50 years of defending and promoting democracy

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Peter Olsen reflects on 50 years of the Media in Botswana. He has been Chairperson of News Company Botswana, publishers of The Botswana Gazette since 1986 when the late Clara Keanole Olsen bought a controlling share in the company. Peter has a background in journalism and was the Deputy Editor of the Daily News and Kutlwano in the late 1960s.
The early history of the Media in Botswana was dominated by the government which controlled the print media through the Daily News and Kutlwano, and the broadcast media through Radio Botswana.
Although Mmegi was the first community newspaper to be established in the 1970s, the first purely commercial paper was the short lived Economist founded by a former Director of Information and Broadcasting.
The 1980s heralded the serious entry of the private media with the resurgence of Mmegi, the founding of the Botswana Guardian, and in 1985, the establishment of the Botswana Gazette by veteran Malawian journalist Al Osman, the owner of Capital Radio in Malawi.
The private media grew slowly in the 1990s, but exploded in the early 21st century with more than a dozen new publications such as Sunday Standard, Weekend Post, The Patriot and the Business Weekly.
Government’s control over the airwaves has also been broken with the establishment of three private radio stations competing with RB1 and RB2.
Although some publications may have been established to promote a political agenda, they are also competing in a commercial environment. Until the downturn in the economy, print media circulation had been growing steadily but in the past three years, the downturn in the economy has hit both circulation and advertising revenues and some of the titles may not survive.
A free and independent media is one of the cornerstones of democratic societies and it is not without reason that the media is often referred to as the Fourth Estate – an essential cornerstone – to hold the state to account for its actions, and for the right of the public to access information.
So after 50 years how is the media fairing? Is it playing an important role in promoting democracy in Botswana?
The answer is a definitive yes. The proliferation of titles and the expansion of broadcast media is indicative of a strong, and relatively healthy private media which continues to aggressively hold Government to account for its actions.
Although the promise of a Freedom of Information Act in the expired Vision 2016 never came to fruition, and the media faces continual assault by state agencies such as the Directorate of Intelligence and Security Services, it is alive and well.
In the early days of Independence not only was there no private media but even the state media was tightly controlled and censored.
Although the Government may wish to re-live those days when it could totally control access to information, private media has become entrenched and its growth is a testament to Botswana developing democratic principles. Perhaps more than diamonds, the private media can be heralded as one of Botswana’s more lasting gems of the last 50 years.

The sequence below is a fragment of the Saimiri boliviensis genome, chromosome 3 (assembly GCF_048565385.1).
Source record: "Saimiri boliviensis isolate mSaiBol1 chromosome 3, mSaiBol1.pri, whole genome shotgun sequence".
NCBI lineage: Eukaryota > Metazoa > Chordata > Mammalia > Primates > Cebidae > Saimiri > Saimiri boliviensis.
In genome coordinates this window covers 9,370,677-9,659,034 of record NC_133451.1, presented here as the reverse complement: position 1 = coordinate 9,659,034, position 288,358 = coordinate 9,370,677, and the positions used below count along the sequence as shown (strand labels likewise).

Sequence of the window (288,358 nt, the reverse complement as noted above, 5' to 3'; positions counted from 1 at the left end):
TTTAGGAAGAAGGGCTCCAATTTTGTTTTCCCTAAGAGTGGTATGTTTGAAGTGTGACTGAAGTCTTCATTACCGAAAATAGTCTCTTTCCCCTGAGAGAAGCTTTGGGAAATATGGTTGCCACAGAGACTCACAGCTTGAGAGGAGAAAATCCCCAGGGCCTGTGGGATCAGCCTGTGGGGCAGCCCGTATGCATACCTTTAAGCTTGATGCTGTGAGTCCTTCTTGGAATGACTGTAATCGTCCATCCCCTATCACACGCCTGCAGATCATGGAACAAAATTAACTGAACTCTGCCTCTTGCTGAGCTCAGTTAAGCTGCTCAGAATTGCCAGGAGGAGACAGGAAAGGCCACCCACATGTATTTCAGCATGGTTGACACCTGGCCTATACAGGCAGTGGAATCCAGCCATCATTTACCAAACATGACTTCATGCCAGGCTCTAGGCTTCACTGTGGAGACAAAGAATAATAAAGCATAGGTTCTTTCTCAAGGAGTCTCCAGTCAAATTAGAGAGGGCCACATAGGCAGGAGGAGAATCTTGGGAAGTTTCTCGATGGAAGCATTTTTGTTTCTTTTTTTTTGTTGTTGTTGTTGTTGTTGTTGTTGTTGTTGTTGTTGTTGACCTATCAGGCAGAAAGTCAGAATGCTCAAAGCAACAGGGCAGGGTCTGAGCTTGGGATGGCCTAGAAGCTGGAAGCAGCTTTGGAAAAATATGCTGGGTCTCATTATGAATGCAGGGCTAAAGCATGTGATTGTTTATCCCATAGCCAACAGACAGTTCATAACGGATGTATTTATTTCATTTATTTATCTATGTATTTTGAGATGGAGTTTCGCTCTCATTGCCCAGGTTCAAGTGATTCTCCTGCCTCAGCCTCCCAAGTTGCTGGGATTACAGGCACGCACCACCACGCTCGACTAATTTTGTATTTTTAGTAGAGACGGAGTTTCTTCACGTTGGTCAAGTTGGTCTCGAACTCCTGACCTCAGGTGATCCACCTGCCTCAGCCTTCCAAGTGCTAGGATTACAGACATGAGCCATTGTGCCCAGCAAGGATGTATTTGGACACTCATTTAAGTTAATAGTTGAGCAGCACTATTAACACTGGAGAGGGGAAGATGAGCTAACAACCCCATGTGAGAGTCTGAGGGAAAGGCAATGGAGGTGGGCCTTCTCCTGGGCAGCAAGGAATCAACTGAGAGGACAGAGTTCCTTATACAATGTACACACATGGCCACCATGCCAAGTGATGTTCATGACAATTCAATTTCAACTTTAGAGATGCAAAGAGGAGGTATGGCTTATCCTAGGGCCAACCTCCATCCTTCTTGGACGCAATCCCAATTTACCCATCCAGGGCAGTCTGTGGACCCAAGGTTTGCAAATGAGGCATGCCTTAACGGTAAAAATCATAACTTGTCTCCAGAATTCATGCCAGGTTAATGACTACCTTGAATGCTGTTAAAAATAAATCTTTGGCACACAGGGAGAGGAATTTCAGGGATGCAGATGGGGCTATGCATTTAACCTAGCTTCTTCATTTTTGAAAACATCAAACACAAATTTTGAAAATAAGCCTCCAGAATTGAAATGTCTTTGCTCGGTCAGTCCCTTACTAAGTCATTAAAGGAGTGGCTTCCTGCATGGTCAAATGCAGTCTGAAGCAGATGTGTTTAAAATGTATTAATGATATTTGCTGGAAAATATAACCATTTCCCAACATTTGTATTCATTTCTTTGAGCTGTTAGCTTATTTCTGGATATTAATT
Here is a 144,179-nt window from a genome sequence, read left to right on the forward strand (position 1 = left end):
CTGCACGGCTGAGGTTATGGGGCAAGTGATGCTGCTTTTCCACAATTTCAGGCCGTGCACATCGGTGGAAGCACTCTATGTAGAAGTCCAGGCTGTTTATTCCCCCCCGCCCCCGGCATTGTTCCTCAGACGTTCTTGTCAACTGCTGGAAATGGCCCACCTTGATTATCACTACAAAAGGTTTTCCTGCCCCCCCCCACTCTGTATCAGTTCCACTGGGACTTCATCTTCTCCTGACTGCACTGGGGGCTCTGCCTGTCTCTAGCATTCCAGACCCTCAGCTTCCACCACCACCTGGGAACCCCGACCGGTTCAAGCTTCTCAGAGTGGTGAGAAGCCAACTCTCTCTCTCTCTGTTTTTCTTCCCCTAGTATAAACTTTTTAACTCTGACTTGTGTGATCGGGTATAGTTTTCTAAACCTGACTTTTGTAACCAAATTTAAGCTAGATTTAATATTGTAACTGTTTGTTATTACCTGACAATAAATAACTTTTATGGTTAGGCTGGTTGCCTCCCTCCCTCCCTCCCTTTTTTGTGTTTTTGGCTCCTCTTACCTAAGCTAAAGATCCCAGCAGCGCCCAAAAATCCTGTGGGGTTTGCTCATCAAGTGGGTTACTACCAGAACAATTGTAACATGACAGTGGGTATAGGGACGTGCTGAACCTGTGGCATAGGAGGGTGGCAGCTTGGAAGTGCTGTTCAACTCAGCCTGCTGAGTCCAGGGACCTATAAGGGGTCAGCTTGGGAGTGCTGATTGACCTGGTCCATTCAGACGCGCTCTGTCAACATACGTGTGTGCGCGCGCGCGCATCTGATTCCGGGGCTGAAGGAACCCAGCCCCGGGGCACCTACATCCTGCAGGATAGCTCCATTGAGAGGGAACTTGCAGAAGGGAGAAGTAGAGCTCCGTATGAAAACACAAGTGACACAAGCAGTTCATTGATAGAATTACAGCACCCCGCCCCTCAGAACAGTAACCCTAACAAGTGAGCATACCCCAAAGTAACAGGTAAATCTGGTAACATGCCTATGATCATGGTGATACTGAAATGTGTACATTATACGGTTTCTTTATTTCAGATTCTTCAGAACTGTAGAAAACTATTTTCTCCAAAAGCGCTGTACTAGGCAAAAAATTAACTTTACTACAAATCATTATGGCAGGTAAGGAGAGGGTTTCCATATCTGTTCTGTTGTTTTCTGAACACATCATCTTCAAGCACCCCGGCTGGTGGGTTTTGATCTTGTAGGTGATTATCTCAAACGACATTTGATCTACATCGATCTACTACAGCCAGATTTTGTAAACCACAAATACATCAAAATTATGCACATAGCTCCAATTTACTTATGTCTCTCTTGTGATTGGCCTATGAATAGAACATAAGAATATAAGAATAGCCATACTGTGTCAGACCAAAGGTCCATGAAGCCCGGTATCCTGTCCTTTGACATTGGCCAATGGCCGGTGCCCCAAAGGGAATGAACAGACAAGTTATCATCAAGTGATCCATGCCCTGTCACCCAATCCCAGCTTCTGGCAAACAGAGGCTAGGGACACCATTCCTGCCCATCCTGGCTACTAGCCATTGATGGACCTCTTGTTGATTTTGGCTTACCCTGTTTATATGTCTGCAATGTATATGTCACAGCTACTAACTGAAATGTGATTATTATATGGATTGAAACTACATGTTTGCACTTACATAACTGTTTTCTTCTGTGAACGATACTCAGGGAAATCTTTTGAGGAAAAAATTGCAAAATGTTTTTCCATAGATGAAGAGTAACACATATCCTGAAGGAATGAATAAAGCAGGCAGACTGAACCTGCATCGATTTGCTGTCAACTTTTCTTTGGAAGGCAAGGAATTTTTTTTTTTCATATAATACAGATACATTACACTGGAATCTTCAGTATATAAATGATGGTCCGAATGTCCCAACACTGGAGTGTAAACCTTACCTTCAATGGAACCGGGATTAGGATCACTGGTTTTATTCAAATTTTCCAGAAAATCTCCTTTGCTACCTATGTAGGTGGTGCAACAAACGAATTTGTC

However, the Media has to remain vigilant and editors and publishers can expect to continue to be harassed and pressurised to self-censor content which reveals illegal, corrupt and undemocratic activities by the state, and indeed the private sector, to retain personal power and wealth.
The late Clara Olsen set out what she saw as the role of the Media in Botswana in promoting democracy, human rights and free markets.
Her most fundamental tenet was, and remains, the obligation of the media to report accurately, objectively and fairly.  These words are in themselves open to interpretation and subjectivity. However, accurately means truthfully; journalists should never knowingly report anything they are aware is untrue; objectively means providing a balanced report, with the inherent obligation to report on all sides of a story, and the right of people cited in stories to respond to any allegations.   Fairly means the media should not seek to destroy or besmirch the names of individuals with intent or to sensationalise stories.
This does not mean that the media should shy away from controversy, or from investigating allegations of wrongdoing wherever these may occur. However, what the principles mean is that the media has a role higher than circulation and profitability, and is governed by a code of ethics which were articulated by Clara in her contributions to MISA, the Media Institute of Southern Africa.
If the media diverts too far from these principles, then it will become the agent of its own downfall. It will no longer be trusted by the public; and will also give the State cause to clamp down on publications on the grounds that it is irresponsible.
Many of today’s editors and journalists served their apprenticeships at The Gazette under the tutelage of Clara Olsen. It is testament to her drive to develop and promote a healthy media to defend and support Botswana’s democracy that these former Gazette journalists have been able to start their own publications.
While some publications challenge the boundaries of good taste, and sensationalism is the driving force behind some titles, Botswana can be proud of its journalistic standards and adherence to the code and standards of reporting that Clara fought so hard to entrench.
When the history of Botswana’s first half century of Independence is written, the development and role of the Media in defending and promoting democracy, human rights, the free market and accountability must take centre stage.